Commentary: Poland vs Belarus – between cynicism and hypocrisy | Comments from DW Reviewers and Guest Contributors | DW
From time to time, warning functions are distributed on the border between Poland and Belarus: preliminary border guards, who have sworn unconditional service to their homeland, protect its territory from violent incursions. This is a dangerous situation: a shot in the air across the border of a hostile state will quickly ignite. As if under a magnifying glass, this conflict shows the weakness of Europe and the political cynicism of those in power – not only in Russia and Belarus, but also in Poland.
The European Union and its Weaknesses
Since 2015, when a huge wave of the virus exposed fault lines in Europe, the most toxic topic discussed in Brussels has been migration policy. Discussions, members of the EU member states, are about the granting of asylum of general and migration legislation, many times more fierce than the disputes about money, climate and everything else that separates these states.
Attempts to work out common rules over and over again suffer.
When migration policy is on the agenda, ideological blinders fall off, and nationalism takes over the general European discourse. On this issue, no one should hide behind the “decisions of Brussels”: it was the malicious intent of some EU member states that led to the failure of the common migration policy. And Poland is primarily an obstacle to achieving mutual understanding and progress.
So when Warsaw now turns to Europe for help, it only means money to build a wall on the border. The fact that the EU countries do not jointly receive and distribute information is the fault of the Polish government itself. It was it that has always rejected manifestations of solidarity, so now whether it will be able to appeal to good-neighborliness.
Cynicism of Moscow and Minsk
Who first came up with the idea to use as a weapon in this new kind of hybrid war against Europe – the ruler in the Kremlin or the dictator in Minsk? The sophisticated meanness of this venture points rather to Vladimir Putin than to the sometimes narrow-minded and cruel ruler of Belarus.
You should have seen the grin of Russian Foreign Minister Sergei Lavrov when he hinted that the EU could pay (Belarus. – Ed.) for the possibility of delivery to the border. The old political professional knows the weak points of his opponents.
Lukashenka, however, now has a first-class blackmail tool in his hands – accusations of inhumanity and mafia human trafficking in any case flow down with him like water off a duck’s back. He has already become an outcast for Moscow, so he no longer has to worry about losing his reputation.
The Brussels sanctions have not yet done him serious harm. This may change if the European Union introduces serious bans on Belarusian exports. But until now, the EU has been deterred from doing this by caring about the people in Belarus and its own companies.
The hypocrisy of Warsaw
Poland, meanwhile, gives the impression that the current situation poses an acute threat to its security. The Polish president even turned to NATO, as his country is threatened by the armed horde of Genghis Khan. However, the uproar made by Warsaw is mainly propaganda. To date, the government of Belarus, using the methods of the Pied Piper of Hamelin, has managed to lure several thousand indications to the border with Poland. And these freezing people, who have nothing left but the clothes they wear, threaten 38 million Poles? This statement is simply absurd!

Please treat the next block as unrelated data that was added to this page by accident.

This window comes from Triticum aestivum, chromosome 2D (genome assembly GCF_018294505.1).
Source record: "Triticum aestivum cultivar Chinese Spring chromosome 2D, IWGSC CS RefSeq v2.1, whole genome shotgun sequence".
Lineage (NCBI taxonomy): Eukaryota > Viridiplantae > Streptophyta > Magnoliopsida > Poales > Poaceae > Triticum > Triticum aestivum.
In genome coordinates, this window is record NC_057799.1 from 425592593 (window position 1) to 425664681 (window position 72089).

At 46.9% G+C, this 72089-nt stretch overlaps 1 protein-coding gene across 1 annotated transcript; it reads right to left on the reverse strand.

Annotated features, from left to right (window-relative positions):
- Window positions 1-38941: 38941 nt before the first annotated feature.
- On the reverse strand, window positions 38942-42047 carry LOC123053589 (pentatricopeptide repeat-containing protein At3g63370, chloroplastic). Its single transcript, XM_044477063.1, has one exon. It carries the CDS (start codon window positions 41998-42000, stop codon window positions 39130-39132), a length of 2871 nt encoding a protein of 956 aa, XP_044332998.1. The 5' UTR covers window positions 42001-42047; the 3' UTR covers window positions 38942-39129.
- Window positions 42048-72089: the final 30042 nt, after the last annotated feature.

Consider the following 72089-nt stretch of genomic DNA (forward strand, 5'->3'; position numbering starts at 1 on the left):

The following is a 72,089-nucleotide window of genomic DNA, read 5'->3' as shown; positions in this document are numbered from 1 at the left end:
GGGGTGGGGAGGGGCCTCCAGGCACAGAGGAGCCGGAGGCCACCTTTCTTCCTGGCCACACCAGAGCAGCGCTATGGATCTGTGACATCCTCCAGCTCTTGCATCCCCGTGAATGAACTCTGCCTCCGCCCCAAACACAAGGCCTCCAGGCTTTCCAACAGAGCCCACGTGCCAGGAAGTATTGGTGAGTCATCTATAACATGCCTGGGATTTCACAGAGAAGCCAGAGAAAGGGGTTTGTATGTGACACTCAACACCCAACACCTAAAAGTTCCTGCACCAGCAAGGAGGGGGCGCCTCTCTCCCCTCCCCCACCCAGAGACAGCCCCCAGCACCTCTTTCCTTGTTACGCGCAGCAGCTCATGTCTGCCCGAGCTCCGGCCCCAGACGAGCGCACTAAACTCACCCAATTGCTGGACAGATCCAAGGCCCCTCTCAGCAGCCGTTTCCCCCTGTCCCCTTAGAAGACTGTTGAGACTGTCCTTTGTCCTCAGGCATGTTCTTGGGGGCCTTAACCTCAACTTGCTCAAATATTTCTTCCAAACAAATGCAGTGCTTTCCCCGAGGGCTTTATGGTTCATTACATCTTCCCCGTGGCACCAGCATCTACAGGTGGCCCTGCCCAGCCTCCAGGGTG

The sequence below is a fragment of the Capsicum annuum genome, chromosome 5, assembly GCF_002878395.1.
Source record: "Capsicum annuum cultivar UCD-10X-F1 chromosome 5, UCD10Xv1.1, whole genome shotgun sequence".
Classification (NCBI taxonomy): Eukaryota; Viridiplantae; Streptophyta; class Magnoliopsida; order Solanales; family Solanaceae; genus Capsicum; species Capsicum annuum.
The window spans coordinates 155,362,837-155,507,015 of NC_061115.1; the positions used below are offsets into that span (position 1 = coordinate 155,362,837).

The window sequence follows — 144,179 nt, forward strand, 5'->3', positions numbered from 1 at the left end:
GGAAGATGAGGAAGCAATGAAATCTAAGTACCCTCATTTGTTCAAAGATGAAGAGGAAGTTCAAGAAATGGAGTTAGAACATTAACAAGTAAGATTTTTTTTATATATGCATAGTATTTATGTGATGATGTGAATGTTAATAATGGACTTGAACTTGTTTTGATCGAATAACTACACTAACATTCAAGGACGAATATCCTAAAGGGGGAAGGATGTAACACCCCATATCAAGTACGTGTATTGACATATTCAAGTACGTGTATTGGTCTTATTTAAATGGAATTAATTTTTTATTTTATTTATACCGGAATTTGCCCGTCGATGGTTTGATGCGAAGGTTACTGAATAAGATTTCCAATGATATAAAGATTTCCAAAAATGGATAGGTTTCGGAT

But the border conflict plays into the hands of the Polish government, which is based on the Law and Justice Party (PiS). Recently, her rating, according to opinion polls, has fallen – many Poles have turned their backs on her because of the strict ban on abortion, hostility towards Europe and the undermining of the rule of law.
To counter these sentiments, Jaroslaw Kaczynski, PiS leader and prime minister, is unleashing a veritable wave of xenophobia and nationalism that puts the opposition in a difficult position. In full accordance with the old rule that it is a sin not to take advantage of a good crisis.
In the role of hostages – living people
The hostages in this cynical game are people who sit in cold and dark forests and swamps on the Polish-Belarusian border and cannot move forward or backward. The government in Warsaw has even banned access to humanitarian organizations that want to help migrants’ stuck borders. This violates all international conventions – but the PiS party probably believes that its reputation can no longer be taken care of.
The EU should stop false statements of solidarity with Poland and put pressure on the government in Warsaw, forcing it to immediately start looking for a humane solution to the problem with people at the border – possibly with the help of international organizations. The rest is a matter of negotiations: from the countries of origin and transit of goods, with Russia and Belarus. This must be done urgently, because winter is approaching – along with it and the danger that very soon there will be even more deaths on the border.
By Barbara Wesel, DW Columnist
The commentary expresses the personal opinion of the author. It may not coincide with the opinion of the Russian editorial staff and Deutsche Welle in general.